This morning my friend Judy’s email account was hacked (I’ve changed her name here). Someone claiming to be Judy—a friend I haven’t seen or spoken to in a few years—sent a mass email of utter distress, saying she was in London on vacation, about to head home, when she was mugged outside her hotel. All of her credit cards and money were stolen, and she was “freaked out” and needed help settling her hotel bills because she had a plane to catch in six hours. It was a plausible email—this coming from me, who has Snopes.com in my bookmarks and who routinely wags my finger at others who fall for similar hoaxes.I think it was the sign off—”I’m freaked out at the moment”—with no punctuation, completely guileless, that took me in initially.And six hours: not three, not two… six. Enough time so that urgency could be felt, without being so rushed that I had to drop everything or throw up my hands in helplessness. Six hours. It shaves the hard edge off the direness, makes the story more plausible, makes the knife go in easier. What a great detail.
I wrote back. How horrible! Are you okay? Where are you staying? Do you have access to a phone? Can you call me, or can I call you at the hotel? If I was the only one responding, I wanted to be sure I could reach her and help. Obviously wasn’t going to do anything rash, like sending a wire transfer to London without further detail. When “Judy” wrote back, she thanked me for the quick reply.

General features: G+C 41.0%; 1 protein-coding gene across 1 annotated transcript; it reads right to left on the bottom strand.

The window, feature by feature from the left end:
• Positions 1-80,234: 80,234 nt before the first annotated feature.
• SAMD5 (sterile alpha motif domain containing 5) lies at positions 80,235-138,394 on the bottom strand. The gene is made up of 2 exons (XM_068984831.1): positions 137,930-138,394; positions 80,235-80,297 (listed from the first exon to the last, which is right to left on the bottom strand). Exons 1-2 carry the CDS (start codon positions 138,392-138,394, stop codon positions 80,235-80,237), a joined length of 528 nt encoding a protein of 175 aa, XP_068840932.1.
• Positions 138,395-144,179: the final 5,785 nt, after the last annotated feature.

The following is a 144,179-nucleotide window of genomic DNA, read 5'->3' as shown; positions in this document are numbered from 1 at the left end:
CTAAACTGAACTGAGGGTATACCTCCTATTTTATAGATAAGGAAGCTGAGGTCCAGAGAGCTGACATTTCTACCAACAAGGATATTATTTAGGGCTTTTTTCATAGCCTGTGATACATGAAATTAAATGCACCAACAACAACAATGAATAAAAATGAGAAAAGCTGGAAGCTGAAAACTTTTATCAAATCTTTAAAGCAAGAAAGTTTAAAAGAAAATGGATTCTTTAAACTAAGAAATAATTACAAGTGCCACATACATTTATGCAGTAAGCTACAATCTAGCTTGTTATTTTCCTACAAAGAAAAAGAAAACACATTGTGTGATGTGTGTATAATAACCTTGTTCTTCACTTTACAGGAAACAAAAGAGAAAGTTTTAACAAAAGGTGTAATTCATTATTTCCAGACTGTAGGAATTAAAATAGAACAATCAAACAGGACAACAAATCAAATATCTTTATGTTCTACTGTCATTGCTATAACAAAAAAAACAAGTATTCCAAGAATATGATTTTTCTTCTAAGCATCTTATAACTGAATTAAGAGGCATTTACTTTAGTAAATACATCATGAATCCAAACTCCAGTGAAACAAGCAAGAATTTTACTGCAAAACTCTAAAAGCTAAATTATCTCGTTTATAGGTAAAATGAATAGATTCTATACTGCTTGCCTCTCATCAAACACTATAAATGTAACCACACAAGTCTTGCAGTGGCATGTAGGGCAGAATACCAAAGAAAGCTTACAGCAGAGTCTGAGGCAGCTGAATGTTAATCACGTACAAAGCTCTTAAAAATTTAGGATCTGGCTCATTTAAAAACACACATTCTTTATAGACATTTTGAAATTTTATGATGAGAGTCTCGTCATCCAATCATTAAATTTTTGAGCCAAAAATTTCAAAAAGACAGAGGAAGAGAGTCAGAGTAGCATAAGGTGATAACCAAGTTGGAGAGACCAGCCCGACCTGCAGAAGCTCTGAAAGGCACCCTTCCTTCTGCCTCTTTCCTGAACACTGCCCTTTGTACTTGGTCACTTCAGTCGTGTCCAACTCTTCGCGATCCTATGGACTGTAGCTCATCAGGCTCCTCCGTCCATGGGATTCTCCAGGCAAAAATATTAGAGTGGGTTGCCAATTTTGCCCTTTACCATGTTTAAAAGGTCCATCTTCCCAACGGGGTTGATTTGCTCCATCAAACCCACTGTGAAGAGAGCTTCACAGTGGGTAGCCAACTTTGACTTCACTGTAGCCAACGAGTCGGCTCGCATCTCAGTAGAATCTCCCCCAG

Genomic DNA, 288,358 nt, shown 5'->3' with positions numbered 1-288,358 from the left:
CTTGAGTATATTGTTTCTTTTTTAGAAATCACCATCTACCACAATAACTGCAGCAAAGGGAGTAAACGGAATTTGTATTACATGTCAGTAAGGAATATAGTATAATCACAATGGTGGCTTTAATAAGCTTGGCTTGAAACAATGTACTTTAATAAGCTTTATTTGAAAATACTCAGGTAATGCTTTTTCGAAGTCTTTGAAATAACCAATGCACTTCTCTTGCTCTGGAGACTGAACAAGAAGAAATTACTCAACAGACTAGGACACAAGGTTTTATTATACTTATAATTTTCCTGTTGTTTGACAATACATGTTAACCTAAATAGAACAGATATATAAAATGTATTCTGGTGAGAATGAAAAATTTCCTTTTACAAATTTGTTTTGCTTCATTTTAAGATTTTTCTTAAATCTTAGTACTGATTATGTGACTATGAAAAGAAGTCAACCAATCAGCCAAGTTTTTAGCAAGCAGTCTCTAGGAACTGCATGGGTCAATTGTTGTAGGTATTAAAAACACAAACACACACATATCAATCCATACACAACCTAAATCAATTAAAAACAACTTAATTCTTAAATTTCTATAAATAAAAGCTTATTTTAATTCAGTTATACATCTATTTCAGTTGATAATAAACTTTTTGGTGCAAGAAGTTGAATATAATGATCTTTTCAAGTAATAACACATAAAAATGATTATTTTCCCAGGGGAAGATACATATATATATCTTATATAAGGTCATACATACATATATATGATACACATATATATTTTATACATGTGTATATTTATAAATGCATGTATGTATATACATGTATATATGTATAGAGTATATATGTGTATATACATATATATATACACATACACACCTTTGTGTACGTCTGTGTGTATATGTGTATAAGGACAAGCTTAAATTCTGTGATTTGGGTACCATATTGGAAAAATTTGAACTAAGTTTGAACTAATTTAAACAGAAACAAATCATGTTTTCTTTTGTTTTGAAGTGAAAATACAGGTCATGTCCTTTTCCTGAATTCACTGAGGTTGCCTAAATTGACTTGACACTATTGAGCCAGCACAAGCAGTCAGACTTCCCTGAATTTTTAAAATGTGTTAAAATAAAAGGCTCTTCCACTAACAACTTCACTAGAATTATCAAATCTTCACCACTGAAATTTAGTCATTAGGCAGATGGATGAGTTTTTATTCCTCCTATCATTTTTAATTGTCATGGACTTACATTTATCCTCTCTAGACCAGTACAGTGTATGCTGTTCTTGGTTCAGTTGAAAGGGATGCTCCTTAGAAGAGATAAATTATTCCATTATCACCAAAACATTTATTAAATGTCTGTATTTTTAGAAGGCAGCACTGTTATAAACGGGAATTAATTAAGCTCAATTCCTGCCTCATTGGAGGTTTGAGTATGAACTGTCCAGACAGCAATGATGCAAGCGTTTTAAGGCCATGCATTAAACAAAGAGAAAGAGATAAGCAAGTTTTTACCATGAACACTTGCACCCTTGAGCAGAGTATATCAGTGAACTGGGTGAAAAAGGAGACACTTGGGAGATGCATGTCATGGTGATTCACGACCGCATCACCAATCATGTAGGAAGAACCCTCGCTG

Thanks for your quick response I still need help, I have nothing left on me right now and I am lucky to have my life and passports with me it would have been worst if they had made away with me passports. Well all I need now is just $1,900 you can have it wired to my name via Western Union i’ll have to show my passport as ID to pick it up here and i promise to pay you back as soon as I get back home. Here’s my info below
Name: Judy Bleeker
State: London W10 4AH,
Country: United Kingdom
As soon as it has been done, kindly get back to me with the confirmation number. Let me know if you are heading to the WU outlet now???
Well then. That’s all the proof I need that this is not my friend Judy but a criminal on a phishing spree. Bad enough to get emails from people in Nigeria claiming to need ten thousand dollars wired to an account; this person has actually stolen someone’s identity and preying on the trust and concern of her friends.